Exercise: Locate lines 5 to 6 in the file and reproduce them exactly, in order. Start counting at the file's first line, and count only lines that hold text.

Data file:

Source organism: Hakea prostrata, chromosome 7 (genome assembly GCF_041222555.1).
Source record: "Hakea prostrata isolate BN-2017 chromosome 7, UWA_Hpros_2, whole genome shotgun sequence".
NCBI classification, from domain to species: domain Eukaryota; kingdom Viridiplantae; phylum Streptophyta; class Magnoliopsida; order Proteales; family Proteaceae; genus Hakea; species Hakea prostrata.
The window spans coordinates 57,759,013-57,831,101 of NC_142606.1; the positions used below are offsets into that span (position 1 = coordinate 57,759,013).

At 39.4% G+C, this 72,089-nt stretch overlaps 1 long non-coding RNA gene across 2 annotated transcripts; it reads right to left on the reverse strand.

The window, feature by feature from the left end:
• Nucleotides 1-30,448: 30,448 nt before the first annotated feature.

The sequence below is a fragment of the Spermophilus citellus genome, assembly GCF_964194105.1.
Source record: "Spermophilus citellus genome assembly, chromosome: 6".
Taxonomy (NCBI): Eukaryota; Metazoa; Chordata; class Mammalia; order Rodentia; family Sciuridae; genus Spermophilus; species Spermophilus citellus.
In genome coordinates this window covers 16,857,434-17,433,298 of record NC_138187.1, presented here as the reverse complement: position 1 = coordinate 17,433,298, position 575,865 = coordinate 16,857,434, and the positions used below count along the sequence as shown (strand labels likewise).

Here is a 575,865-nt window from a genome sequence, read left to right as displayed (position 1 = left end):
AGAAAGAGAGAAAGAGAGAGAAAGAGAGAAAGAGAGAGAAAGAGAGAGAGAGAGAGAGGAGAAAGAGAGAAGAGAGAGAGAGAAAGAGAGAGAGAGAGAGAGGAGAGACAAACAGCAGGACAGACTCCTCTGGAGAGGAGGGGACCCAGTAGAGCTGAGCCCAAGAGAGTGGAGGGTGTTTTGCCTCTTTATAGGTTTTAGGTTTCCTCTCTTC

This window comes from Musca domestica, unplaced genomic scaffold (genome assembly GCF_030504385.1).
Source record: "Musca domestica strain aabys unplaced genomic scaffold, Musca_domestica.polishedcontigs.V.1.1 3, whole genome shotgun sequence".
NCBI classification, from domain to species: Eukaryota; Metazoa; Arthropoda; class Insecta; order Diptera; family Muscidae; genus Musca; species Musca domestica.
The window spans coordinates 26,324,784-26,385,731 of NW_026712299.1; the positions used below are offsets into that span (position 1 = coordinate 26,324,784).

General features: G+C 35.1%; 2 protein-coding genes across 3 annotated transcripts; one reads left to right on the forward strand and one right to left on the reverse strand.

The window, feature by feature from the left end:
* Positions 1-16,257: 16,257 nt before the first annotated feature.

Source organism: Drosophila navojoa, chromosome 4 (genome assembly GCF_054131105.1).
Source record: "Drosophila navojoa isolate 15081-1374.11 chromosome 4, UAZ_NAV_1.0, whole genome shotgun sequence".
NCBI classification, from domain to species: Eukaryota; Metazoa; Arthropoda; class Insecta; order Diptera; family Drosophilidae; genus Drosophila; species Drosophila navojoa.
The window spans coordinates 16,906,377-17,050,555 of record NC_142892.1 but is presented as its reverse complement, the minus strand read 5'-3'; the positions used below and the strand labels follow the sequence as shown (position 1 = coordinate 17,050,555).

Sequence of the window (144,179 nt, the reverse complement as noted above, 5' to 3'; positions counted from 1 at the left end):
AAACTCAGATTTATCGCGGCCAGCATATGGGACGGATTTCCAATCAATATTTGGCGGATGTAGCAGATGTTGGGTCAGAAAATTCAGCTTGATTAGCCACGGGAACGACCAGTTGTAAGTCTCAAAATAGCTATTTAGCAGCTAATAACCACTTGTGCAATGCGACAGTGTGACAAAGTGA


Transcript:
At 39.4% G+C, this 72,089-nt stretch overlaps 1 long non-coding RNA gene across 2 annotated transcripts; it reads right to left on the reverse strand.

The window, feature by feature from the left end: